Keith R. Porter and the first electron micrograph of a cell

Peter Satir

Research output: Contribution to journalArticlepeer-review

3 Scopus citations


Keith R. Porter died on 2 May 1997. Although he was especially renowned for the work on cell structure recounted here, his impact on cell biology was not confined to the early electron-microscopic studies of ultrastructure. To many, he was the father of cell biology, who helped establish many of the enduring institutions and ideas in the field. He had great biological intuition and feeling for a wide range of organisms and was greatly concerned with problems of cell shape and movement. He used ultrastructure and simple physiological or biochemical experiments to infer functional activities for cell organelles, including not only the endoplasmic reticulum, which he named, but the sarcoplasmic reticulum and T-tubules of muscle cells, microtubules, cilia, coated vesicles and more. He also pioneered cell studies with the high-voltage electron microscope, which led him to the idea of structural integration in the cell cytoplasm, an idea that is only now being pursued with success.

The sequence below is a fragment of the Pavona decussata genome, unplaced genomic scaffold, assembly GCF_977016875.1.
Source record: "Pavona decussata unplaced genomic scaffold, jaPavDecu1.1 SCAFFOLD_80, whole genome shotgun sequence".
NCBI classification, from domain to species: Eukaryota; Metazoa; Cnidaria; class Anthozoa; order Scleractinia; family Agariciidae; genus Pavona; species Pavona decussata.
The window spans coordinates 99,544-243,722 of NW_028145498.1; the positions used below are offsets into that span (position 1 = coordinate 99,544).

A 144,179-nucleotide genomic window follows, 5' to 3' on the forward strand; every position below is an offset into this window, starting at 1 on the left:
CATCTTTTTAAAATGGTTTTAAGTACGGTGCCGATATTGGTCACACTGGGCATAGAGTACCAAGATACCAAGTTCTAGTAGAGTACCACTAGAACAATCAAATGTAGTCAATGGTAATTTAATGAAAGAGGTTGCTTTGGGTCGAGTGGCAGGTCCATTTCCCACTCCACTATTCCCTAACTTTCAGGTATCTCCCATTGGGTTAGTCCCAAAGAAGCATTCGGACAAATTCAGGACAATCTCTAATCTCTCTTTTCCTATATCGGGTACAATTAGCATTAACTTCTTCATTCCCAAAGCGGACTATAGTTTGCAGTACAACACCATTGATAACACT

Original languageEnglish (US)
Pages (from-to)169-171
Number of pages3
Issue number4
StatePublished - Jan 1 1997

ASJC Scopus subject areas

  • History and Philosophy of Science


Dive into the research topics of 'Keith R. Porter and the first electron micrograph of a cell'. Together they form a unique fingerprint.

Cite this